Data driven policy interventions during the COVID-19 pandemic

The Leverhulme Centre for Demographic Science (LCDS) is at the forefront of COVID-19-related research.

In particular, the Centre studies age-specific patterns of COVID-19 mortality and excess mortality; ‘hotspots’ of infection and healthcare supply; support bubble formation; face coverings; and vaccine deployment. 

This research has shaped policy-making at the highest level in response to the pandemic, both in the UK and abroad.

Formed in October 2019 under the leadership of Professor Melinda Mills, the Centre applies empirical approaches to providing evidence-based policy. It was therefore positioned perfectly to provide rapid scientific evidence and policy advice as COVID-19 spread.

Studies led by Professor Mills revealed that face coverings are effective in reducing source virus transmission; that socio-behavioural and cultural factors are vital to understanding public adherence to wearing face coverings, and therefore, consistent and effective public messaging is vital to public compliance; and that face coverings should not be seen as a solution in isolation, but as part of a ‘policy package’ of measures, including hand hygiene, social distancing and social bubbles.

This research led directly to the adoption of mandatory face coverings in indoor public spaces in England from July 2020.

Further research included recommendations for vaccine roll-out, including suggestions that the roll-out should move beyond mortality and age-based cohorts to prioritise non-health care occupations experiencing the highest levels of infection and death. It also stressed the importance of communicating a clear and transparent rationale for the roll-out.

This research influenced government communication initiatives regarding vaccine deployment, leading to the implementation of local, targeted communications plans.

Research by the LCDS on the effectiveness of social bubbles also influenced domestic policy and international practice, leading the UK government to advise people living alone to form a ‘support bubble’ with one other household from June 2020.

An online ‘Corona Hotspots Dashboard’ was also launched in March 2020, which combined census information and hospital capacity data for England and Wales to provide estimates of expected hospitalisations and hospital burdens within different areas.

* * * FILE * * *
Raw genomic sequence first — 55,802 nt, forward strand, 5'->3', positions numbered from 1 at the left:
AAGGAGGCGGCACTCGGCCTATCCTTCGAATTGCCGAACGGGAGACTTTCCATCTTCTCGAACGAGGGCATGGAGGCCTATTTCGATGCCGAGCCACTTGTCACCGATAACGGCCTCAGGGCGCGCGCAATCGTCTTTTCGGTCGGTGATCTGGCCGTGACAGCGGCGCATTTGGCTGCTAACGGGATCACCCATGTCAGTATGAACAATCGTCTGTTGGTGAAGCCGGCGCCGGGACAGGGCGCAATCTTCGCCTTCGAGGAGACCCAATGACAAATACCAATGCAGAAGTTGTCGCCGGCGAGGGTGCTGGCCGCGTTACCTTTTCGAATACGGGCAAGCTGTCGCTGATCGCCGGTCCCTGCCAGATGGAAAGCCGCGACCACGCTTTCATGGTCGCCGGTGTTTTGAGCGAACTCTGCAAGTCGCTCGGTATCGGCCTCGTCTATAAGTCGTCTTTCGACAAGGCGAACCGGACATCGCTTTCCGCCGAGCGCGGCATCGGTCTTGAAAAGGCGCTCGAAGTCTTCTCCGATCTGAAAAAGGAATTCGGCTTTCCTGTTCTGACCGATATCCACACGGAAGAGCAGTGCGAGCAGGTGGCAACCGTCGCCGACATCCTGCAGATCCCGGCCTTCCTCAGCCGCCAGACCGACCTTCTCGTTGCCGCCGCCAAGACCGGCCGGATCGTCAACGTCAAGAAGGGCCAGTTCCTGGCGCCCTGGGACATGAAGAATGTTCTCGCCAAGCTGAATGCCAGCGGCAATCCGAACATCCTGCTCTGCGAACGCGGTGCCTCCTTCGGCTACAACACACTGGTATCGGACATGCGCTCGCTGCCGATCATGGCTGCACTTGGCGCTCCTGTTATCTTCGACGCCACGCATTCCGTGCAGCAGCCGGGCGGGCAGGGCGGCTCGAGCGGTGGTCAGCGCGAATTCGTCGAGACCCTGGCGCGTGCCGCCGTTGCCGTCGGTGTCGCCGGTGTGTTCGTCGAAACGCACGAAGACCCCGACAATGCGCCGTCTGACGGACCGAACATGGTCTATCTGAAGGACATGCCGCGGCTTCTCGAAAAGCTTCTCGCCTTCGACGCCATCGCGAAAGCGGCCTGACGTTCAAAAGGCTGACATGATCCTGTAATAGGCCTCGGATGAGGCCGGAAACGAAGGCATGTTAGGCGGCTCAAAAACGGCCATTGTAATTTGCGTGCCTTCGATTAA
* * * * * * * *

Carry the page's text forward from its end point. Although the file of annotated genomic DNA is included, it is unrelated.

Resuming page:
The research garnered international press attention and helped frame public discourse on COVID-19 policies, action and protective measures. Research was also widely disseminated through the Dear Pandemic initiative, run by a group of female academics, of which Professor Jennifer Beam Dowd is a co-founder.

In recognition of their contribution, Professor Melinda Mills, Professor Jennifer Beam Dowd and team, were named as Winners of the O²RB Excellence in Impact Awards 2021 for their outstanding and diverse data-driven policy interventions during the COVID-19 pandemic.

Watch the film below to learn more about their impact journey in the face of the global pandemic:


In April 2022, Professor Mills was appointed as one of three Special Advisors to Paolo Gentiloni, the European Commissioner of the Economy.

In this role, Professor Mills co-authored a report which reiterates that the COVID-19 pandemic has been an exceptional exogenous shock, accelerating digitalisation, forcing a re-evaluation of ways of working and living, but also exposing inequalities, gaps in skills, the vulnerability of certain industries and economies, and dependence on supply chains. 

The report showed how the European Union could recover from the pandemic but also acknowledged the different starting points and responses across Europe during COVID-19.

Speaking at the European Parliament’s Special Committee on COVID-19 pandemic in November 2022, Professor Mills noted that many countries with supposedly the highest pandemic preparedness had the highest levels of death per 100,000 population. She advised:

We need to stop and think about pandemic preparedness. The COVID-19 pandemic is our wake up call. Now is the time to redirect resources, counter inequalities, and improve data and policies so that we do not sleep walk into the next crisis.

The LCDS continues to produce research on the impacts of COVID-19 on race and ethnic differences in mortality, as well as the impact on life expectancy, noting that in many countries, life expectancy as of 2022 had still not recovered from the pandemic.